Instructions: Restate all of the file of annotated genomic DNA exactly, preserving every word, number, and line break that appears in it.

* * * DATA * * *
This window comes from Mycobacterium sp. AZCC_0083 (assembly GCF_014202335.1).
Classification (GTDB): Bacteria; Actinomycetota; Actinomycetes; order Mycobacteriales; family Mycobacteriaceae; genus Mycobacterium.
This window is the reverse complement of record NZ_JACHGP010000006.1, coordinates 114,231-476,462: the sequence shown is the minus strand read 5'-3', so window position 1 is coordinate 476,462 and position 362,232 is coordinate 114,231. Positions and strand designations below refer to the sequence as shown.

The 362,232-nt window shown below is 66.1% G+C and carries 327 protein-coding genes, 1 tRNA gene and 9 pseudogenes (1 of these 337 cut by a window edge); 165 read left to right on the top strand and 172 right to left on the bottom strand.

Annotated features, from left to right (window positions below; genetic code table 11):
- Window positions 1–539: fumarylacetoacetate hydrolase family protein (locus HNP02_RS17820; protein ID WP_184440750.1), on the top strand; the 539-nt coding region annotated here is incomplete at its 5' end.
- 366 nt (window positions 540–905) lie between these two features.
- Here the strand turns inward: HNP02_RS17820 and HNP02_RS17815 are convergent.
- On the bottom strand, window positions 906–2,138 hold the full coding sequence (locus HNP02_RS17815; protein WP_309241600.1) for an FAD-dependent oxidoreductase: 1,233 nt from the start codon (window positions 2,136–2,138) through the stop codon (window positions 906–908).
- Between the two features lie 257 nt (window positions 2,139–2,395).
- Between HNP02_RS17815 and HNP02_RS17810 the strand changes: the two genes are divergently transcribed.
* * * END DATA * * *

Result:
This window comes from Mycobacterium sp. AZCC_0083 (assembly GCF_014202335.1).
Classification (GTDB): Bacteria; Actinomycetota; Actinomycetes; order Mycobacteriales; family Mycobacteriaceae; genus Mycobacterium.
This window is the reverse complement of record NZ_JACHGP010000006.1, coordinates 114,231-476,462: the sequence shown is the minus strand read 5'-3', so window position 1 is coordinate 476,462 and position 362,232 is coordinate 114,231. Positions and strand designations below refer to the sequence as shown.

The 362,232-nt window shown below is 66.1% G+C and carries 327 protein-coding genes, 1 tRNA gene and 9 pseudogenes (1 of these 337 cut by a window edge); 165 read left to right on the top strand and 172 right to left on the bottom strand.

Annotated features, from left to right (window positions below; genetic code table 11):
- Window positions 1–539: fumarylacetoacetate hydrolase family protein (locus HNP02_RS17820; protein ID WP_184440750.1), on the top strand; the 539-nt coding region annotated here is incomplete at its 5' end.
- 366 nt (window positions 540–905) lie between these two features.
- Here the strand turns inward: HNP02_RS17820 and HNP02_RS17815 are convergent.
- On the bottom strand, window positions 906–2,138 hold the full coding sequence (locus HNP02_RS17815; protein WP_309241600.1) for an FAD-dependent oxidoreductase: 1,233 nt from the start codon (window positions 2,136–2,138) through the stop codon (window positions 906–908).
- Between the two features lie 257 nt (window positions 2,139–2,395).
- Between HNP02_RS17815 and HNP02_RS17810 the strand changes: the two genes are divergently transcribed.